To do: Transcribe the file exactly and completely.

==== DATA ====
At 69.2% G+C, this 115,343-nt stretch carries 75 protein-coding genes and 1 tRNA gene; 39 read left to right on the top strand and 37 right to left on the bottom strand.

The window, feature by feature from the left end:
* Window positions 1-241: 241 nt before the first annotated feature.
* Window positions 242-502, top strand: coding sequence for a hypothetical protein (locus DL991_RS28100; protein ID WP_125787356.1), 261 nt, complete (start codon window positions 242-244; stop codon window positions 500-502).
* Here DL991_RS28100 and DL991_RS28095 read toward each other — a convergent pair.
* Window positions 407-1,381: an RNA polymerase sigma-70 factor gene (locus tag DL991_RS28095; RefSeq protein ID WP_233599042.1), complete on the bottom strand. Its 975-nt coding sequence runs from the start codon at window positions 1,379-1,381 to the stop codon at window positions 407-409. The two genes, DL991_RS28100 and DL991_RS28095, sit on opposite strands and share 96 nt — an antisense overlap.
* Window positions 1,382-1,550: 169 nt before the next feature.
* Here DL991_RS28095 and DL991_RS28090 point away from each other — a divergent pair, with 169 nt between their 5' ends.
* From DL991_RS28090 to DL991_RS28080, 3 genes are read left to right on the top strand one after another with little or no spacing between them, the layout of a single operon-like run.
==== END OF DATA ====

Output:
At 69.2% G+C, this 115,343-nt stretch carries 75 protein-coding genes and 1 tRNA gene; 39 read left to right on the top strand and 37 right to left on the bottom strand.

The window, feature by feature from the left end:
* Window positions 1-241: 241 nt before the first annotated feature.
* Window positions 242-502, top strand: coding sequence for a hypothetical protein (locus DL991_RS28100; protein ID WP_125787356.1), 261 nt, complete (start codon window positions 242-244; stop codon window positions 500-502).
* Here DL991_RS28100 and DL991_RS28095 read toward each other — a convergent pair.
* Window positions 407-1,381: an RNA polymerase sigma-70 factor gene (locus tag DL991_RS28095; RefSeq protein ID WP_233599042.1), complete on the bottom strand. Its 975-nt coding sequence runs from the start codon at window positions 1,379-1,381 to the stop codon at window positions 407-409. The two genes, DL991_RS28100 and DL991_RS28095, sit on opposite strands and share 96 nt — an antisense overlap.
* Window positions 1,382-1,550: 169 nt before the next feature.
* Here DL991_RS28095 and DL991_RS28090 point away from each other — a divergent pair, with 169 nt between their 5' ends.
* From DL991_RS28090 to DL991_RS28080, 3 genes are read left to right on the top strand one after another with little or no spacing between them, the layout of a single operon-like run.